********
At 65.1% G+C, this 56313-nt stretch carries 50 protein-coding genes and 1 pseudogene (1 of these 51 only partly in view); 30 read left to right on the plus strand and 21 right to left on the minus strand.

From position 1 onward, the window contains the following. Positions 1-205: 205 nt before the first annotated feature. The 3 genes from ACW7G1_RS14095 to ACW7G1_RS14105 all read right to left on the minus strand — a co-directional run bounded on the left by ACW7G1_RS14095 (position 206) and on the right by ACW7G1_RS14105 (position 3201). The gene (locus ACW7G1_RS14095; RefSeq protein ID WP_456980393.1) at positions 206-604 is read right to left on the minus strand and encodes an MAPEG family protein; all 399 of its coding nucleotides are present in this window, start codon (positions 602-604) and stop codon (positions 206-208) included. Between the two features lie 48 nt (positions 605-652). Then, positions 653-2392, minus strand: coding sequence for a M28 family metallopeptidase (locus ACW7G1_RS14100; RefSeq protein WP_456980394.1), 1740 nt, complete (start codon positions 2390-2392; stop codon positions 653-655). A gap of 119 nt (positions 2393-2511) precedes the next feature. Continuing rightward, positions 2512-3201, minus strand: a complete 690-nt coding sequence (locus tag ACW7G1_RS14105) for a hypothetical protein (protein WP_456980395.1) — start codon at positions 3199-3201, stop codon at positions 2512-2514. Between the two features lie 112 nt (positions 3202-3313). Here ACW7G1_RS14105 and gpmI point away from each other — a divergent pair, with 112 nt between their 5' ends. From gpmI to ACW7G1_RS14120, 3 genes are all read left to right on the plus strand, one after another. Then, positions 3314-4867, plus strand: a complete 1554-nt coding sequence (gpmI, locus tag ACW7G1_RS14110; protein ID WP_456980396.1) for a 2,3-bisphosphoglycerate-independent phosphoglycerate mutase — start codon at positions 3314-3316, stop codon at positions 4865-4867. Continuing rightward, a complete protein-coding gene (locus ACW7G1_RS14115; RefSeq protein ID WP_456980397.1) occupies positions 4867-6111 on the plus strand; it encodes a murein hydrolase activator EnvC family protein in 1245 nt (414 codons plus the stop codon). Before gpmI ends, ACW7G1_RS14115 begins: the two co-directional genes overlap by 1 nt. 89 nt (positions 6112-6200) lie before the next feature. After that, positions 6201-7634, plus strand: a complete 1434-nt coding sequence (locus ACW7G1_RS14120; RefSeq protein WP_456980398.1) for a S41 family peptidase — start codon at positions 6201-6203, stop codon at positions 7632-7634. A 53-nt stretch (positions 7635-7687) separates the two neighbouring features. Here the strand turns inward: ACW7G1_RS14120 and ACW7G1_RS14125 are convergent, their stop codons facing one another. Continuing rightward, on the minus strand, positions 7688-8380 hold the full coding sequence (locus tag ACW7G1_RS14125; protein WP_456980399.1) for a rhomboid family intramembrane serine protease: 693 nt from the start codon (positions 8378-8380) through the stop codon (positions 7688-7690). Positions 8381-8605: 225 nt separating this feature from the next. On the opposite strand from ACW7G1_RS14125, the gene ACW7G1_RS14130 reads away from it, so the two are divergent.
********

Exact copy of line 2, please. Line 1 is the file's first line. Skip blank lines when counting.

From position 1 onward, the window contains the following. Positions 1-205: 205 nt before the first annotated feature. The 3 genes from ACW7G1_RS14095 to ACW7G1_RS14105 all read right to left on the minus strand — a co-directional run bounded on the left by ACW7G1_RS14095 (position 206) and on the right by ACW7G1_RS14105 (position 3201). The gene (locus ACW7G1_RS14095; RefSeq protein ID WP_456980393.1) at positions 206-604 is read right to left on the minus strand and encodes an MAPEG family protein; all 399 of its coding nucleotides are present in this window, start codon (positions 602-604) and stop codon (positions 206-208) included. Between the two features lie 48 nt (positions 605-652). Then, positions 653-2392, minus strand: coding sequence for a M28 family metallopeptidase (locus ACW7G1_RS14100; RefSeq protein WP_456980394.1), 1740 nt, complete (start codon positions 2390-2392; stop codon positions 653-655). A gap of 119 nt (positions 2393-2511) precedes the next feature. Continuing rightward, positions 2512-3201, minus strand: a complete 690-nt coding sequence (locus tag ACW7G1_RS14105) for a hypothetical protein (protein WP_456980395.1) — start codon at positions 3199-3201, stop codon at positions 2512-2514. Between the two features lie 112 nt (positions 3202-3313). Here ACW7G1_RS14105 and gpmI point away from each other — a divergent pair, with 112 nt between their 5' ends. From gpmI to ACW7G1_RS14120, 3 genes are all read left to right on the plus strand, one after another. Then, positions 3314-4867, plus strand: a complete 1554-nt coding sequence (gpmI, locus tag ACW7G1_RS14110; protein ID WP_456980396.1) for a 2,3-bisphosphoglycerate-independent phosphoglycerate mutase — start codon at positions 3314-3316, stop codon at positions 4865-4867. Continuing rightward, a complete protein-coding gene (locus ACW7G1_RS14115; RefSeq protein ID WP_456980397.1) occupies positions 4867-6111 on the plus strand; it encodes a murein hydrolase activator EnvC family protein in 1245 nt (414 codons plus the stop codon). Before gpmI ends, ACW7G1_RS14115 begins: the two co-directional genes overlap by 1 nt. 89 nt (positions 6112-6200) lie before the next feature. After that, positions 6201-7634, plus strand: a complete 1434-nt coding sequence (locus ACW7G1_RS14120; RefSeq protein WP_456980398.1) for a S41 family peptidase — start codon at positions 6201-6203, stop codon at positions 7632-7634. A 53-nt stretch (positions 7635-7687) separates the two neighbouring features. Here the strand turns inward: ACW7G1_RS14120 and ACW7G1_RS14125 are convergent, their stop codons facing one another. Continuing rightward, on the minus strand, positions 7688-8380 hold the full coding sequence (locus tag ACW7G1_RS14125; protein WP_456980399.1) for a rhomboid family intramembrane serine protease: 693 nt from the start codon (positions 8378-8380) through the stop codon (positions 7688-7690). Positions 8381-8605: 225 nt separating this feature from the next. On the opposite strand from ACW7G1_RS14125, the gene ACW7G1_RS14130 reads away from it, so the two are divergent.